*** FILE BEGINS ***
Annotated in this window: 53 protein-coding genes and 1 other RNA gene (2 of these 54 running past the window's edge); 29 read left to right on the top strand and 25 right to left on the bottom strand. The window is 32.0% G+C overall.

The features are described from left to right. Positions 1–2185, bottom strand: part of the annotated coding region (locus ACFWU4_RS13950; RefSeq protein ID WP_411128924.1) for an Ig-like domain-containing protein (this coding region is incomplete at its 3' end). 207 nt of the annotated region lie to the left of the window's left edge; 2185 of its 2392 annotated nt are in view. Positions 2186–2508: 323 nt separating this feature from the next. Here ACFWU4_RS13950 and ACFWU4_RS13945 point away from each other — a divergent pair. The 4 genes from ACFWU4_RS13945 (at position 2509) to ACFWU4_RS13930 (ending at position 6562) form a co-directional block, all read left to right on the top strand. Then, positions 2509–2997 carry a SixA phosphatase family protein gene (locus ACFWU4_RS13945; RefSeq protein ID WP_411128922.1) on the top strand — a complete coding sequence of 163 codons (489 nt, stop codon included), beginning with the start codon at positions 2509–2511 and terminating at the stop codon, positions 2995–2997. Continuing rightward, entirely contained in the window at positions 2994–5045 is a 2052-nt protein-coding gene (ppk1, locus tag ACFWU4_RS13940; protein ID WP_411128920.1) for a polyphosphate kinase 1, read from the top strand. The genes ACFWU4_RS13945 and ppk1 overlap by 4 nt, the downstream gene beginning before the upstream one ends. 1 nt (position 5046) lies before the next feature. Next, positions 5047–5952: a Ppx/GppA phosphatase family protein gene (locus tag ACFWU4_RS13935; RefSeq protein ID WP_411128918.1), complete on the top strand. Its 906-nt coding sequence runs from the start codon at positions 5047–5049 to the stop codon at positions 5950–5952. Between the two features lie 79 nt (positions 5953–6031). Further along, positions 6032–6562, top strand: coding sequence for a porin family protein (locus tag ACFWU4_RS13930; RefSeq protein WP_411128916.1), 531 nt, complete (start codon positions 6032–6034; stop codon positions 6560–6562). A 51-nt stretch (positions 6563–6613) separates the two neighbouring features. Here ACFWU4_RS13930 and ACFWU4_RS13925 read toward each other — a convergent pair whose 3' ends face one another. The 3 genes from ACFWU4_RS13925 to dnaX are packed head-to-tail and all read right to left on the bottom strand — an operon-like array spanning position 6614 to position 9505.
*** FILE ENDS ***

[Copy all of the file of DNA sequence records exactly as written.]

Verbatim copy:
Annotated in this window: 53 protein-coding genes and 1 other RNA gene (2 of these 54 running past the window's edge); 29 read left to right on the top strand and 25 right to left on the bottom strand. The window is 32.0% G+C overall.

The features are described from left to right. Positions 1–2185, bottom strand: part of the annotated coding region (locus ACFWU4_RS13950; RefSeq protein ID WP_411128924.1) for an Ig-like domain-containing protein (this coding region is incomplete at its 3' end). 207 nt of the annotated region lie to the left of the window's left edge; 2185 of its 2392 annotated nt are in view. Positions 2186–2508: 323 nt separating this feature from the next. Here ACFWU4_RS13950 and ACFWU4_RS13945 point away from each other — a divergent pair. The 4 genes from ACFWU4_RS13945 (at position 2509) to ACFWU4_RS13930 (ending at position 6562) form a co-directional block, all read left to right on the top strand. Then, positions 2509–2997 carry a SixA phosphatase family protein gene (locus ACFWU4_RS13945; RefSeq protein ID WP_411128922.1) on the top strand — a complete coding sequence of 163 codons (489 nt, stop codon included), beginning with the start codon at positions 2509–2511 and terminating at the stop codon, positions 2995–2997. Continuing rightward, entirely contained in the window at positions 2994–5045 is a 2052-nt protein-coding gene (ppk1, locus tag ACFWU4_RS13940; protein ID WP_411128920.1) for a polyphosphate kinase 1, read from the top strand. The genes ACFWU4_RS13945 and ppk1 overlap by 4 nt, the downstream gene beginning before the upstream one ends. 1 nt (position 5046) lies before the next feature. Next, positions 5047–5952: a Ppx/GppA phosphatase family protein gene (locus tag ACFWU4_RS13935; RefSeq protein ID WP_411128918.1), complete on the top strand. Its 906-nt coding sequence runs from the start codon at positions 5047–5049 to the stop codon at positions 5950–5952. Between the two features lie 79 nt (positions 5953–6031). Further along, positions 6032–6562, top strand: coding sequence for a porin family protein (locus tag ACFWU4_RS13930; RefSeq protein WP_411128916.1), 531 nt, complete (start codon positions 6032–6034; stop codon positions 6560–6562). A 51-nt stretch (positions 6563–6613) separates the two neighbouring features. Here ACFWU4_RS13930 and ACFWU4_RS13925 read toward each other — a convergent pair whose 3' ends face one another. The 3 genes from ACFWU4_RS13925 to dnaX are packed head-to-tail and all read right to left on the bottom strand — an operon-like array spanning position 6614 to position 9505.